What Is Working in Climate Change?

An Indian man works on the roof of a factory as smoke rises from another factory at an industrial area in Ahmadabad, India, F
An Indian man works on the roof of a factory as smoke rises from another factory at an industrial area in Ahmadabad, India, Friday, Dec. 5, 2014. India says it is taking bold steps against climate change with plans for a five-fold increase in renewable energy capacity. However, Environment Minister Prakash Javadekar said the country won't act to curb carbon emissions because it first must pursue economic growth to eradicate poverty. (AP Photo/Ajit Solanki)

"If you're not part of the solution, you're part of the problem." A favorite rallying cry in the heady '60s. Today, with climate change, our problem is that we are all part of the problem, leaving many of us feeling powerless to contribute much to solutions. Yet until each of us takes up our piece of the problem, there will be no solution.

In drought-besieged California, for example, where I have an office, the "water-cooler conversation" often turns these days to water: How many showers are you taking now? What are you doing to capture and reuse the water? Is soapy water harmful to plants? After a while, inevitably, someone comments on how futile these well-meaning gestures seem in response to a massive crisis. And then the question becomes, "What else?" The answer: "Get to work."

What's working now is that many of us are going to work on this problem. If we raise our voices and organize, there are three important goals we can target right away. We can send our national leaders to Paris in December with the political backing they need to commit our nation to lead. We can put Congress on notice that we want a price on carbon that captures the costs of pollution. And we can elect politicians who will fight for our children's future.

We humans are standing at a precipice toward which we have been marching blindly for decades. It is time to take off our blinders. In the story of the universe, a continuous unfolding over some 13.7-billion years, the time that we humans have had on Earth has been miniscule. And now our place is precarious, seven-billion strong and multiplying fast. We face environmental tests that require a total reordering of political, economic, and social systems that are threatening life itself.

Widening gaps between rich and poor are exacerbating the calamities that befall the poor first. Governments are selling out to a rich and vast rogue industry, doubling down to protect private profits at public expense. Many of today's leaders still doubt the established facts of climate science, emboldened by disinformation campaigns that confound the issues, discredit science and scientists, and disable democratic decision-making by promoting ignorance and fear.

Fear is paralyzing, but hope liberates. Hope resides in the human spirit, in our ability to feel, to pay attention, to comprehend and, from there, to act. Hope resides within the fabric of our relationships, and fuels curiosity and inquiry. Hope is an act of creation, an act of connection, an act of determination to imagine new ways of seeing and being in the world.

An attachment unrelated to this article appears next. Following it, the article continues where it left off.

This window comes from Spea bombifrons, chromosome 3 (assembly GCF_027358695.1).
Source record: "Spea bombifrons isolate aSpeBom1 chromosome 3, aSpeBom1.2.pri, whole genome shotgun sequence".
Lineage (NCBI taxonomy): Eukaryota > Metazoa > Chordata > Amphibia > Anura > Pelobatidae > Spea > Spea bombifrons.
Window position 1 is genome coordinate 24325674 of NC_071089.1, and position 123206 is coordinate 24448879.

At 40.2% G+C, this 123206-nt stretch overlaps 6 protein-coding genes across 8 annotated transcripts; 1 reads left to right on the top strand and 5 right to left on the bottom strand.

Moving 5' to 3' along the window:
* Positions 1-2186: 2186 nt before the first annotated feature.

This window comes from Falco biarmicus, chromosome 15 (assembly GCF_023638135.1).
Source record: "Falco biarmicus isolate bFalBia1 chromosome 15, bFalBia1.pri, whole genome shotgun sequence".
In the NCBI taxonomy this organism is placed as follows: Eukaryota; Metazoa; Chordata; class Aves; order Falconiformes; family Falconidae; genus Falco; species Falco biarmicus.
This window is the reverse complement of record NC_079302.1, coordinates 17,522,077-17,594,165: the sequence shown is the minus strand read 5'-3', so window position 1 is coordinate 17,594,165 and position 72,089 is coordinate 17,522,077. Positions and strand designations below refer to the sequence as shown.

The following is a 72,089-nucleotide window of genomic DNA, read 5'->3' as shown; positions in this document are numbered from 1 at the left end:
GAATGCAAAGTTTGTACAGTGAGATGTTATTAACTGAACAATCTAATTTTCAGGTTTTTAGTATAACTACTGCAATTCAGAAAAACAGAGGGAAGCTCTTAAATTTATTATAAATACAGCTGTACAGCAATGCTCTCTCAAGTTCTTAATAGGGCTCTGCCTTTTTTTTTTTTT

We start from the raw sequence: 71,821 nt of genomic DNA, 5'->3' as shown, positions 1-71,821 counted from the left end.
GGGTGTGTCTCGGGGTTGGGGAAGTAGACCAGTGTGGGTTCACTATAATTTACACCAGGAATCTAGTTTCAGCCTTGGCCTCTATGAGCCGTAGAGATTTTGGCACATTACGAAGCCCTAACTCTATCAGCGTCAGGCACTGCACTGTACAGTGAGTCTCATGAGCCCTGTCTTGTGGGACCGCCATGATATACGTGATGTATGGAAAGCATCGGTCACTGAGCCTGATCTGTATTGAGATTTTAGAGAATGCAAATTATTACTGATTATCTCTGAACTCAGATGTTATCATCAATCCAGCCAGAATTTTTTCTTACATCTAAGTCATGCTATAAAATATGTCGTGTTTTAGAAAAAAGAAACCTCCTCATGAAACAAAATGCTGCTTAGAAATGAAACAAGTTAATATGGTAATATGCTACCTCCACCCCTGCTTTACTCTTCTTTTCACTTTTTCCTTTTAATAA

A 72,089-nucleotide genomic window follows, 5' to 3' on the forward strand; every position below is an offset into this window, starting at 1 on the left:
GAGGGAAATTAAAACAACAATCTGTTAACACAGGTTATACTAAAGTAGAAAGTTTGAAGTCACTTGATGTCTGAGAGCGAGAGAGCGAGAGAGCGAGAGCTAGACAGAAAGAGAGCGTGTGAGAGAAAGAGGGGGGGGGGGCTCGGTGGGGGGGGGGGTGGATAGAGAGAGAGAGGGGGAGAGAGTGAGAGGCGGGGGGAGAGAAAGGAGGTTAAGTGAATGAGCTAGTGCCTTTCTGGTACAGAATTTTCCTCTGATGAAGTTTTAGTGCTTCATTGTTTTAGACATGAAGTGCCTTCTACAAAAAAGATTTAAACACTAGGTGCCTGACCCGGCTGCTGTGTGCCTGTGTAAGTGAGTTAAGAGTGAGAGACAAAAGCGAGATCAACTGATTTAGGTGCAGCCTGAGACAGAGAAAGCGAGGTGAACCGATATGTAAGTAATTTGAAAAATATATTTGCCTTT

I know this personally because I have been immersed in the fear/hope cauldron of climate change for over two years. It started in a circle of 12 women (scientists, artists, writers, teachers and scholars) who made a commitment to spend time together to "get real" about the ecological crisis and to inquire what it asks of us.

In a "Council on the Uncertain Human Future," hosted by the Clark University humanities center, we explored what is known and not known and asked about implications. We opened to the grief that lies beneath what the scientists and artists are seeing. And, in the affection and connection of the circle, in the depths we discovered in ourselves and one another, we began to emerge, each of us, with a clearer picture of who it is we can be in this emergency, and how we can bring ourselves most skillfully to it.

The organizer, Sarah Buie, has been consulting with other academic groups around the world interested in organizing similar conversations. Back home this spring she and Clark colleagues led a day-long teach-in on the climate that they hope will transform their university, and inspire others.

Meanwhile, across the country, many groups are emerging and finding new possibilities for inner development through their interconnections, as an antidote to decades of addiction to outer, material growth. Scientists were among the first to see the need for a different kind of communication of what is at stake. Many have responded with courageous and persuasive messages.

Students and faculty on college campuses have been mobilizing their institutions to assume bold leadership roles that cross boundaries and unite scholars in ambitious collaborations. Mothers are organizing as activist groups; grandparents are on the move; religious leaders are coming together and speaking out; so are astronauts. And scores of national and international environmental nonprofits are communicating with increasing urgency, clarity, and cogency why we should care, and what we can do.

And so, to the question, "What is working in climate change?," I say "leadership." Leadership of a particular kind: grounded in empathy, compassion and ethics, intent on building collective intelligence and webs of interconnection that will be dense, durable and diverse enough for the long haul. This is a new kind of grassroots leadership for the Anthropocene Age. We can hope it is what will be needed, finally, to move us from our dysfunctional habits toward a life-enhancing future focused on the common good.